With running, it is often possible to acheive a huge goal by training.  If I were to start small and build up bit by bit, I probably could run a marathon.  Perhaps the same is true with writing?  I have a hunch that if I develop a practice of daily writing early in the year, I'll be in much better shape for the big push this fall.  This blog has served in the past as both an outlet for some of my "extra" writing and a way to create some accountability around my writing practice.  And while this blog belongs to the Kittamaqundi Community as a whole and will continue to reflect that community's values and interests, I hope to make use of it to try out some of the ideas that will become the focus of my sabbatical in the fall.

As I mentioned, the title of my sabbatical project is, "A Spirituality of Us".  I plan to reflect theologically about community--and to develop methods that help communities reflect about their experience of God in their life together.  More about that in the weeks and months to come, but for now suffice it to say that I've been thinking about the power and importance of community for a while now.  So it is probably not a complete coincidence that each of the three movies I've seen in the past month have a lot to say about this topic:  "The Hobbit", "American Hustle" and most recently, "Mandela: Long Walk to Freedom" which we saw last night.

"Mandela" is a classic bio-pic, and to my mind a fairly successful one.  In about two and a half hours, it traces the life of Nelson Mandela from his childhood through to his election in 1994 at the age of 76, so by necessity it paints with a broad brush.  Even so, several compelling themes are developed over the course of the movie, most especially Nelson's complex relationship with his wife, Winnie.  There is also an on-going conversation about the necessity and the limitations of violence when seeking social change.  (I wish more attention had been paid to this topic--I left wanting to know more about why Mandela supported violent actions early in his life but did not support them after his release from prison.  What this a change in his ideology, or did it merely reflect changes in the parties he opposed?)

A third theme in the movie is a bit more subtle--the necessity of both communal action and individual leadership when making change.  Early on in the movie, the power of community is at the forefront.  Mandela is initiated into manhood in a tribal ceremony along with a group of boys and is intiatiated into political action by another group once he is an adult.  When he finally decides to act against Apartheid, he joins a group.  He later defends his activism by explaining that while each person, like each finger on a hand, is not particularly powerful on his own, they become powerful when they come together, just as the fingers together form a fist.  The raised fist becomes a symbol of the ANC, the party that continues to rule South Africa today.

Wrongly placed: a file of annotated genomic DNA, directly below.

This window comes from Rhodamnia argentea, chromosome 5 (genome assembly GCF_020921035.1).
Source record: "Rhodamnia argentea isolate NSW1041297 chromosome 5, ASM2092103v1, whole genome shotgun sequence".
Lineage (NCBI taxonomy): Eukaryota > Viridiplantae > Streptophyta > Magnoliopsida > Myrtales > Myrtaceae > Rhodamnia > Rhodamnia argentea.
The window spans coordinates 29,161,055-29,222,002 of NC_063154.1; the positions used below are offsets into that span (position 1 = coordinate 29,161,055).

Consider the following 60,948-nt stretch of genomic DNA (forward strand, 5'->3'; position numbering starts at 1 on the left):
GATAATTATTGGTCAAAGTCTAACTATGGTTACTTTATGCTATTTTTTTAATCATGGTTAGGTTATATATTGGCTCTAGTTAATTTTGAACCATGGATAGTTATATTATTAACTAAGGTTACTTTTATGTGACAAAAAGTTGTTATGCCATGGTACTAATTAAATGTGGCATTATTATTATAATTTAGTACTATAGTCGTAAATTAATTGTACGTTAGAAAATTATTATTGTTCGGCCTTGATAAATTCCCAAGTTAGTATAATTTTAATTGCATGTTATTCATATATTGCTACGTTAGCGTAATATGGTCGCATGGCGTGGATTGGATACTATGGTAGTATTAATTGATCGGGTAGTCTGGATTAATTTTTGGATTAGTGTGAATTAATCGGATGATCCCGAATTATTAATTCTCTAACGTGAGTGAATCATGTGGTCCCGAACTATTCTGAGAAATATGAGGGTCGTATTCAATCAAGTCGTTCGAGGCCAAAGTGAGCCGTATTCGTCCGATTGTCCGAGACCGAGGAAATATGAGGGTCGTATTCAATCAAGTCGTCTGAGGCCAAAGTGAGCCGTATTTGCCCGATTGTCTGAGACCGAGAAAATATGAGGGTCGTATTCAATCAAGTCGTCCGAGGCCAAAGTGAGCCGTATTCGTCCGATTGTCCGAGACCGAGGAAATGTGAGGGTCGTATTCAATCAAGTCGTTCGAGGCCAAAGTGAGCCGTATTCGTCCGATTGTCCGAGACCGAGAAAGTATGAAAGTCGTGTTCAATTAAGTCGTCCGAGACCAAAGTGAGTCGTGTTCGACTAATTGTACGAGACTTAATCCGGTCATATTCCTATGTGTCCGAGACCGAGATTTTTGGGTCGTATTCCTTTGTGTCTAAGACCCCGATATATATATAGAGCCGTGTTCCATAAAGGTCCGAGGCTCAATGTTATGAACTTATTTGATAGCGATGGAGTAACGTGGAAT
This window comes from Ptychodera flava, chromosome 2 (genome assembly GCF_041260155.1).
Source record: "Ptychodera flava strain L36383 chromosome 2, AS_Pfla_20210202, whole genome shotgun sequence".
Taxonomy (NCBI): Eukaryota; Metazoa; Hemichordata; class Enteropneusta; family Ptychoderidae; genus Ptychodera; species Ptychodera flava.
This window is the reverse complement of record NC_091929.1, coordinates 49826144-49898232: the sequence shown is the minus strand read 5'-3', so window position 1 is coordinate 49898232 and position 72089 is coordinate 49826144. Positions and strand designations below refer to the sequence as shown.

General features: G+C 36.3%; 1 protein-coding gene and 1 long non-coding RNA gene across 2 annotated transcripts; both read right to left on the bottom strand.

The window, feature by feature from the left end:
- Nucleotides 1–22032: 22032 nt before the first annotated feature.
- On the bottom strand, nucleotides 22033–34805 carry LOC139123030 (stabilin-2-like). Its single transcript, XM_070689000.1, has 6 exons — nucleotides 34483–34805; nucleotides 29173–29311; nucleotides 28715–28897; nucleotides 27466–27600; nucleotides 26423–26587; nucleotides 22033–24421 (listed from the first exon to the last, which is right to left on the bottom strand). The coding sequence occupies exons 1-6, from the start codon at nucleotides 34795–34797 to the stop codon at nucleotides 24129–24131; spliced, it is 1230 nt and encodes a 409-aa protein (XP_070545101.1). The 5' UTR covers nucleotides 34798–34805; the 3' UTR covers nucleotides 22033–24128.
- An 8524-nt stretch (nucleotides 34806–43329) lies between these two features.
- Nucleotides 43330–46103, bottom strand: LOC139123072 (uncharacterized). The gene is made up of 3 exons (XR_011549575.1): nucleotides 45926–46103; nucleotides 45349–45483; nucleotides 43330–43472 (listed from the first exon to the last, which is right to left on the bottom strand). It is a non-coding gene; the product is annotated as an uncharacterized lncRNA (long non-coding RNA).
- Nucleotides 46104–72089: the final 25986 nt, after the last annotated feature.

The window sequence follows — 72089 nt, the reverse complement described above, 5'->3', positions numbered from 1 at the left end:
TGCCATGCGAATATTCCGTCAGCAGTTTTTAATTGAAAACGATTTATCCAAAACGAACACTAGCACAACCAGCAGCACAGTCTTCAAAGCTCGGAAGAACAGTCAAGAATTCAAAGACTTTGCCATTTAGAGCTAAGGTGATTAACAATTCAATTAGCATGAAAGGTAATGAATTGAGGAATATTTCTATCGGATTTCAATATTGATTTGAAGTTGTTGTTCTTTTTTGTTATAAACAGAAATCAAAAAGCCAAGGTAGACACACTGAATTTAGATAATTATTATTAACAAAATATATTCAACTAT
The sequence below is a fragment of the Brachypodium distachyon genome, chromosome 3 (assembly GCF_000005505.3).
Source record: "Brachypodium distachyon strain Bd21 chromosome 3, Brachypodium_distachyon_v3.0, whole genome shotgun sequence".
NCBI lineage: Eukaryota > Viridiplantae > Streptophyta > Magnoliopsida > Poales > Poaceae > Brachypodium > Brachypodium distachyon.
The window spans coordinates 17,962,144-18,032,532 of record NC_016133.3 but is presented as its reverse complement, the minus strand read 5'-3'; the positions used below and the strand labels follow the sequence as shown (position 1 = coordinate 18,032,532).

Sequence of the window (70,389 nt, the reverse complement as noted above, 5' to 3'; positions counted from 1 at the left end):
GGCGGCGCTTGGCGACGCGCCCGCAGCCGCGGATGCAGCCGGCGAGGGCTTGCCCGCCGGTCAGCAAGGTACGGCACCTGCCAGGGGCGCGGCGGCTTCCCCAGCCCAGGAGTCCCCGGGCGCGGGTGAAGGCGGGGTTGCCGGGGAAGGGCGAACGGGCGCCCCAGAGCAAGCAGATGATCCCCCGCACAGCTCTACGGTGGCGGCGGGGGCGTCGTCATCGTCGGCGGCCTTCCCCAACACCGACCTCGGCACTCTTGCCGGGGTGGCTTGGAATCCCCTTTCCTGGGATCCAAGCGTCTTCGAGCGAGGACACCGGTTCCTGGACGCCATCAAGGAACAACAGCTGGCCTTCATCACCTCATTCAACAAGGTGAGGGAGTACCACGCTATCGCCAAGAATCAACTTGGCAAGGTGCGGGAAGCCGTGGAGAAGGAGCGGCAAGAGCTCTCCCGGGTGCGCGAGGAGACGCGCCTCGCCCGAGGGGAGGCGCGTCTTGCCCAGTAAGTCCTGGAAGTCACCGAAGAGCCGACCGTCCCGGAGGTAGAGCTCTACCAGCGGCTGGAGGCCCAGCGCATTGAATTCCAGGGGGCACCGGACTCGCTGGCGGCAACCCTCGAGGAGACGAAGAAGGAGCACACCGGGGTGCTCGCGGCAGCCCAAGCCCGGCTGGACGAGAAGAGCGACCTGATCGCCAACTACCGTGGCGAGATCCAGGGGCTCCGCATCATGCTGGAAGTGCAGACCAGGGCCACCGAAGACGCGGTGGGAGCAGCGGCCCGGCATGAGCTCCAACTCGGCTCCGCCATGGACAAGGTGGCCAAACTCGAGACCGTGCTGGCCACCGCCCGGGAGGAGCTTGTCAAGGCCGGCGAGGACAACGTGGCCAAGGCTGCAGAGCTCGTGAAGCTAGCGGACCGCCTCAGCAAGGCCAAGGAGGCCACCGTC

Mandela is imprisoned along with a number of other ANC activists, and as the movie speeds through his 27 years of imprisonment it shows these men working together, joking together and growing old together.  In one particularly touching scene, a guard allows one of Mandela's fellow prisoners to visit him after Mandela receives news that his oldest son has died.  It is clear that while Mandela has amazing emotional fortitude, he draws strength from the group he identifies with so strongly.

But as apartheid starts to crumble, Mandela is invited to engage in talks with leaders in the white South African government.  The other 5 men with whom he has spent his imprisonment are not happy that he is undertaking these negotiations as an individual.  They even take a vote.  All five agree that Mandela should not negotiate independently but Mandela disagrees and continues the talks.  Ultimately, Mandela and his friends are released from prison and the movie never revisits their relationship with each other.  But when violence begins to escalate prior to the national elections, Mandela goes on television and says something to the effect of, "I know you believe that violence will make a difference, but you are wrong.  I am your leader and I'm telling you that there is only one way forward.  We cannot win a war but we can win an election."  As it turned out, he was right.

Clearly, Mandela's strong leadership was an essential piece of South Africa's transition to a non-racial democracy.  There was plenty of violence in the mix of this transition, but there certainly would have been much more without Mandela's passionate advocacy for power-sharing and democratic processes.  But what about the negotiations while he was still in prison?  What would have happened if Mandela had insisted that the government negotiate with several representatives of the ANC and not with him alone?  Would that have been less successful?  When does an individual leader need to step away from the group, the party, the movement that has trained, sustained and supported him?  

The movie raises these questions, but doesn't answer them.  By the end of the movie, the movement has dropped back from view and Mandela is more often than not depicted alone--sitting on his bed, eating at a long empty table or walking up a long path in the grass as children trail far behind him.  But history tells a different story.  Mandela's long walk was not a solitary one.  The movement made Mandela. Mandela-enemies-quote